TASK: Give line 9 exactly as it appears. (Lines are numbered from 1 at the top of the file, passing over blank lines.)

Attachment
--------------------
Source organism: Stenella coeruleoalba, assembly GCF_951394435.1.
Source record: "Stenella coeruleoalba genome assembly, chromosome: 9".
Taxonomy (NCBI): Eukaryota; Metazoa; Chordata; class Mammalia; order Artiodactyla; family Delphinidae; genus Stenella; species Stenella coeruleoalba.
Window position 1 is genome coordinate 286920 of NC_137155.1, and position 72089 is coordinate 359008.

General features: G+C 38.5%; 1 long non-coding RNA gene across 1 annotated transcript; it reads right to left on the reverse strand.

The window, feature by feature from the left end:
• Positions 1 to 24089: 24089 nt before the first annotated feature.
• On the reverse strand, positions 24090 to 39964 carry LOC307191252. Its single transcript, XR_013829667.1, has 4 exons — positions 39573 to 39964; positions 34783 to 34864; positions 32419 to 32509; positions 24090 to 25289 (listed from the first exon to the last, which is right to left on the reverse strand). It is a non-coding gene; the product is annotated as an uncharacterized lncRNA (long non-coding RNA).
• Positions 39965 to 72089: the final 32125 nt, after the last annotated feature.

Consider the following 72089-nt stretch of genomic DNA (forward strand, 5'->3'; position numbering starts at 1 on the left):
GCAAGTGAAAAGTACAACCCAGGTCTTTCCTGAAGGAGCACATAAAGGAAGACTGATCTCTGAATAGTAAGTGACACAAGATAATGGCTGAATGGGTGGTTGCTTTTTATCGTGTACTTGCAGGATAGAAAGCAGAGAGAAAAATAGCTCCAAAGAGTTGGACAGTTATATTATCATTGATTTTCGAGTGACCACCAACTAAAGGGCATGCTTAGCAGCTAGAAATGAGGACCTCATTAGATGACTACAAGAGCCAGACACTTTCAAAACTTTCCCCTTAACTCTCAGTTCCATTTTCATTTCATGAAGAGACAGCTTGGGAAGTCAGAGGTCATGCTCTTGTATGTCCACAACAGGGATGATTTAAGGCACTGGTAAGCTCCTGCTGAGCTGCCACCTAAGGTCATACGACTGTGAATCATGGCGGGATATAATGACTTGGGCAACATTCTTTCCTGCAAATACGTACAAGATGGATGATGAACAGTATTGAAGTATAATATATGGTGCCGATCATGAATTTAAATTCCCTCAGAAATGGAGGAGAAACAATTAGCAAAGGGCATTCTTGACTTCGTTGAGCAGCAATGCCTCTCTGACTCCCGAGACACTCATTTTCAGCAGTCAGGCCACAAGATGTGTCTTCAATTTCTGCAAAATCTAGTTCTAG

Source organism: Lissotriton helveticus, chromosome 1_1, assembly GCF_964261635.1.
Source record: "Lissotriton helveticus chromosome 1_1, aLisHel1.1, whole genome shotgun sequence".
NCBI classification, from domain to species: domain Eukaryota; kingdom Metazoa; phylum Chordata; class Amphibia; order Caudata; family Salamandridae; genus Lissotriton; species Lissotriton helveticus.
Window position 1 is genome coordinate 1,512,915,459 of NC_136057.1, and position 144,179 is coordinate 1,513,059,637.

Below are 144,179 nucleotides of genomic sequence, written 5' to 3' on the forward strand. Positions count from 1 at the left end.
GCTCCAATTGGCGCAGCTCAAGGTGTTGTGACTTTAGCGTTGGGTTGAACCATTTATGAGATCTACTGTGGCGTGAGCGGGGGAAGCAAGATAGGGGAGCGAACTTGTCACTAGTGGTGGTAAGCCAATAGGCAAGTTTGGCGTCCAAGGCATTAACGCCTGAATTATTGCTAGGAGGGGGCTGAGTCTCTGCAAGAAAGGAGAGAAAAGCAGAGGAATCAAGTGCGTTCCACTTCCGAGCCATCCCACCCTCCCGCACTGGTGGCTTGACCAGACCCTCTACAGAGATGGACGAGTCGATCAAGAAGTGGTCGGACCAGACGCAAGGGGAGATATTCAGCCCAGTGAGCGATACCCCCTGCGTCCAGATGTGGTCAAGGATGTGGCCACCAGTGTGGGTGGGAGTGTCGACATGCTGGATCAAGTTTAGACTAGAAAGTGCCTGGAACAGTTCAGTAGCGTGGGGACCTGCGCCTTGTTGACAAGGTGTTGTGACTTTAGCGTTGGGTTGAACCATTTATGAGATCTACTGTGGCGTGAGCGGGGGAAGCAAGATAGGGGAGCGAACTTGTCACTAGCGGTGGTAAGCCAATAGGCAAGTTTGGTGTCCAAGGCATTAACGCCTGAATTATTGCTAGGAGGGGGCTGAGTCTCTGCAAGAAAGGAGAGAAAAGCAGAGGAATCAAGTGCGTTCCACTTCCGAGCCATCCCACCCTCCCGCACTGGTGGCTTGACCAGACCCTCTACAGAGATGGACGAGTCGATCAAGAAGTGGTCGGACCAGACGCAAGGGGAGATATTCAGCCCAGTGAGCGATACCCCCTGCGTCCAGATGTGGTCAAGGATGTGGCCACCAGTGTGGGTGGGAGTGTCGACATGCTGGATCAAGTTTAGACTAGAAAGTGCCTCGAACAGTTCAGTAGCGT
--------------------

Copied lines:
• Positions 39965 to 72089: the final 32125 nt, after the last annotated feature.